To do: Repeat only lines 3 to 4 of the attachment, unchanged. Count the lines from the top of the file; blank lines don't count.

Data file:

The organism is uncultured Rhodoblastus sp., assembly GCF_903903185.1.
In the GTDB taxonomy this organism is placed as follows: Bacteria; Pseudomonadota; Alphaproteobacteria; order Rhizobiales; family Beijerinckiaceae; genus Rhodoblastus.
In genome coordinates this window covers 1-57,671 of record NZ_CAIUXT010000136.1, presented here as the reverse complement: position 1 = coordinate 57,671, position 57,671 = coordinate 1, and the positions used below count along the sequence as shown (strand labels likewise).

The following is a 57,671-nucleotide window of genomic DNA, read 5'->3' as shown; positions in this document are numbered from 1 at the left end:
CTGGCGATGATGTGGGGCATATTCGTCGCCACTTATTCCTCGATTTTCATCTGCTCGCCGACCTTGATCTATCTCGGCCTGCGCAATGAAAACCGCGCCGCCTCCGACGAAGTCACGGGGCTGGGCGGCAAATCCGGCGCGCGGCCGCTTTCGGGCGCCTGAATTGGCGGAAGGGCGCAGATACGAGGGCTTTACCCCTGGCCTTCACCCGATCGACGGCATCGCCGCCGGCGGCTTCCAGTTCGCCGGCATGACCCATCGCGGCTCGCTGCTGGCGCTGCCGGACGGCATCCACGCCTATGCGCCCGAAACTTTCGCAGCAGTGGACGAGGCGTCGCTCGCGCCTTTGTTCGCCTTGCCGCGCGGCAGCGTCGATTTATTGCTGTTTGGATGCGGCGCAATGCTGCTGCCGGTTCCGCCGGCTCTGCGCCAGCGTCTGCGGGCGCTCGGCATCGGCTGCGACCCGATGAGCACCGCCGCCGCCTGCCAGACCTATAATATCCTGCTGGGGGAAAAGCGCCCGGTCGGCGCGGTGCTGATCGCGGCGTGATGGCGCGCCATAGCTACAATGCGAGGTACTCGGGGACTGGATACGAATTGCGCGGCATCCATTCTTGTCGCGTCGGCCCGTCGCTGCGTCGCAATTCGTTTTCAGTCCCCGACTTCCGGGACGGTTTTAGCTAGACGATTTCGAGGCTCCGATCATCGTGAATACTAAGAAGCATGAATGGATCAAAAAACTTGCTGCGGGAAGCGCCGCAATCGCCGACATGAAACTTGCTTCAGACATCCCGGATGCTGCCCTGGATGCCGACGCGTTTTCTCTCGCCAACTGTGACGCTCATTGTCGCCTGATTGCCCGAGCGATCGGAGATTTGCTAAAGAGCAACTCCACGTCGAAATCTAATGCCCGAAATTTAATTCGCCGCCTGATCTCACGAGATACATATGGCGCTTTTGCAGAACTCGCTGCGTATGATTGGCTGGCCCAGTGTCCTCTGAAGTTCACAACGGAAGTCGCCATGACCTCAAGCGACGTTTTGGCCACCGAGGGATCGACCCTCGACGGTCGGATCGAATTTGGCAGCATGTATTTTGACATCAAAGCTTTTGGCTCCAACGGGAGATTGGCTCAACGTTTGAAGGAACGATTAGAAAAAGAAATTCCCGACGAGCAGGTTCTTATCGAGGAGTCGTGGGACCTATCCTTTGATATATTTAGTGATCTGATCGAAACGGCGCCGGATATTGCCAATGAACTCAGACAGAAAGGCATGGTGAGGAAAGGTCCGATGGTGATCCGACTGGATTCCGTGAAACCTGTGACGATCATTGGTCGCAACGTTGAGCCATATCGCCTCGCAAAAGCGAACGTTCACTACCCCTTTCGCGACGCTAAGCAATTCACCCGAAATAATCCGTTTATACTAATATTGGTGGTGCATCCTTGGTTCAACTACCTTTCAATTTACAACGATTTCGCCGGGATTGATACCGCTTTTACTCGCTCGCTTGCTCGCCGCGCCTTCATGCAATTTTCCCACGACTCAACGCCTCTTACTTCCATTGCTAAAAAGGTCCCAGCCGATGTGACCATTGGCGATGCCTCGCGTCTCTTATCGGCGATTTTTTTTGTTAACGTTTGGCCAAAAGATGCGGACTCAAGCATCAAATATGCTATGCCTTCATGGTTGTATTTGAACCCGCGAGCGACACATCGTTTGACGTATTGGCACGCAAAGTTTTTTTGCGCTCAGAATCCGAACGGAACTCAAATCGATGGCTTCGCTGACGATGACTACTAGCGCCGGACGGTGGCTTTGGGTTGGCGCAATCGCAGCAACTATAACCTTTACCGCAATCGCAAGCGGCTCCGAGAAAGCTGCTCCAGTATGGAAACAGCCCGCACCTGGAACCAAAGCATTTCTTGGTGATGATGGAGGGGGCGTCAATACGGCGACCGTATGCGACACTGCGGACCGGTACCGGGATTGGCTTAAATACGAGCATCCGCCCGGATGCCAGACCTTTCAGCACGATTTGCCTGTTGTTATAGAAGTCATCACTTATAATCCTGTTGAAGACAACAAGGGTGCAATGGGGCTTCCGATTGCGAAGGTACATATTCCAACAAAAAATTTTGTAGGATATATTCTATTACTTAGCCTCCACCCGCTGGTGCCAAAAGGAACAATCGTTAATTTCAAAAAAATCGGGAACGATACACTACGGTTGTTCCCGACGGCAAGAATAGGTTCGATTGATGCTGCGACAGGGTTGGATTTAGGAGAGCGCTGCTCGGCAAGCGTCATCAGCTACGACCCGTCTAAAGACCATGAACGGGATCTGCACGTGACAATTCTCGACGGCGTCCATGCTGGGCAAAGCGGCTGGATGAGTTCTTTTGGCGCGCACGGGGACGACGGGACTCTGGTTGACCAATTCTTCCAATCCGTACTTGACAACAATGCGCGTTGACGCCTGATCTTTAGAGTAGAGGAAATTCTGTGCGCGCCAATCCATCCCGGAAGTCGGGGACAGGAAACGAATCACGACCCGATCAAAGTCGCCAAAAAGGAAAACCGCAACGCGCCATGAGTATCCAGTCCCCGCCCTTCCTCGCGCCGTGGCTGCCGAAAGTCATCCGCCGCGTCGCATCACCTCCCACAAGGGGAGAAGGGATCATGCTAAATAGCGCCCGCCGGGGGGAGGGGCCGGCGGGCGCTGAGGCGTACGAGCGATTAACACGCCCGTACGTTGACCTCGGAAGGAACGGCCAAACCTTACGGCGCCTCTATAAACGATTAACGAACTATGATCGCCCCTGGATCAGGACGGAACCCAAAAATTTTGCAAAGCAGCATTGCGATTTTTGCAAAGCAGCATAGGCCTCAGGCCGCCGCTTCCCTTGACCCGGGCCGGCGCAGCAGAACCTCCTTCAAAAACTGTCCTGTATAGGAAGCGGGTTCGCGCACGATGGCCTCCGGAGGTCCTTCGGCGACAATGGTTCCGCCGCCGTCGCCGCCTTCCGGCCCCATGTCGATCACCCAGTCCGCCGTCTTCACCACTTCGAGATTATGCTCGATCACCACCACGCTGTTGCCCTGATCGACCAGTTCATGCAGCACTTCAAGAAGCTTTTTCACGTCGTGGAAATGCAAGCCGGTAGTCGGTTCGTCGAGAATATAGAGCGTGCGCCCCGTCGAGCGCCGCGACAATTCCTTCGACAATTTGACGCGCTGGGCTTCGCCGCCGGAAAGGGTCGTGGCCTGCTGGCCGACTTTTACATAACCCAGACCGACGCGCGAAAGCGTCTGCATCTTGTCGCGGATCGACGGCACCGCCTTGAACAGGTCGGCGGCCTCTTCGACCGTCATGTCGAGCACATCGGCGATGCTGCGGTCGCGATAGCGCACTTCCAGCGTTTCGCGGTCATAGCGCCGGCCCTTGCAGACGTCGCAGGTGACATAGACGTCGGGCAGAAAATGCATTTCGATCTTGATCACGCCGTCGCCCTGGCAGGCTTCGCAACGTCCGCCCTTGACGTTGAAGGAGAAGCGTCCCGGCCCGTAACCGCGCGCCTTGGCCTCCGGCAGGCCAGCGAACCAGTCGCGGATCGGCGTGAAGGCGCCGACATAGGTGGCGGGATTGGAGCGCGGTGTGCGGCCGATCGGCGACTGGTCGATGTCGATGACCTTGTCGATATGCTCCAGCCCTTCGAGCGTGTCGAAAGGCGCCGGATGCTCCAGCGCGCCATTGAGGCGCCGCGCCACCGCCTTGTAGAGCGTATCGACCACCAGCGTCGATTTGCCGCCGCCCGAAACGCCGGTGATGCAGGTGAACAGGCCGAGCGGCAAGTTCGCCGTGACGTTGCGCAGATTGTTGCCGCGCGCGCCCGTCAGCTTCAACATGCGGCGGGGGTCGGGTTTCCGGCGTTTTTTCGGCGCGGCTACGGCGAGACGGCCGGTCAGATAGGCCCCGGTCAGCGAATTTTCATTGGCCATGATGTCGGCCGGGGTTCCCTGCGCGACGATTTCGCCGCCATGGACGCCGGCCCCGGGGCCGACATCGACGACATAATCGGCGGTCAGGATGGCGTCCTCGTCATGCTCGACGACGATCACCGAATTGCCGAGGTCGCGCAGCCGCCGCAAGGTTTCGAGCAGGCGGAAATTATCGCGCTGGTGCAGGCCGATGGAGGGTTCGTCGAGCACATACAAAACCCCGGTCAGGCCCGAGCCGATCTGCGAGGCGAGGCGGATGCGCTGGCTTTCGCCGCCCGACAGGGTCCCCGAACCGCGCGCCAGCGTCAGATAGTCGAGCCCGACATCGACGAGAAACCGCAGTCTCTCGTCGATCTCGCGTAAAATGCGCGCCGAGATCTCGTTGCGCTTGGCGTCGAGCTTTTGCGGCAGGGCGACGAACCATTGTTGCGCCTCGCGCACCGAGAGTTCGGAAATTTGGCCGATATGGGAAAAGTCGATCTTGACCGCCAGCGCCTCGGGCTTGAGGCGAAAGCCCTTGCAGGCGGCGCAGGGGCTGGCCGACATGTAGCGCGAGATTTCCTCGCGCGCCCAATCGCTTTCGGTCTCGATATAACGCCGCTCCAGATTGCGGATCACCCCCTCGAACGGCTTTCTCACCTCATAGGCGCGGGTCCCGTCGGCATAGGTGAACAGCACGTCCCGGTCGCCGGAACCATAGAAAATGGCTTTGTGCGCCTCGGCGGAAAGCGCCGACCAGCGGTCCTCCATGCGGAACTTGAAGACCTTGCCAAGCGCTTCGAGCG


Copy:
In genome coordinates this window covers 1-57,671 of record NZ_CAIUXT010000136.1, presented here as the reverse complement: position 1 = coordinate 57,671, position 57,671 = coordinate 1, and the positions used below count along the sequence as shown (strand labels likewise).

The following is a 57,671-nucleotide window of genomic DNA, read 5'->3' as shown; positions in this document are numbered from 1 at the left end: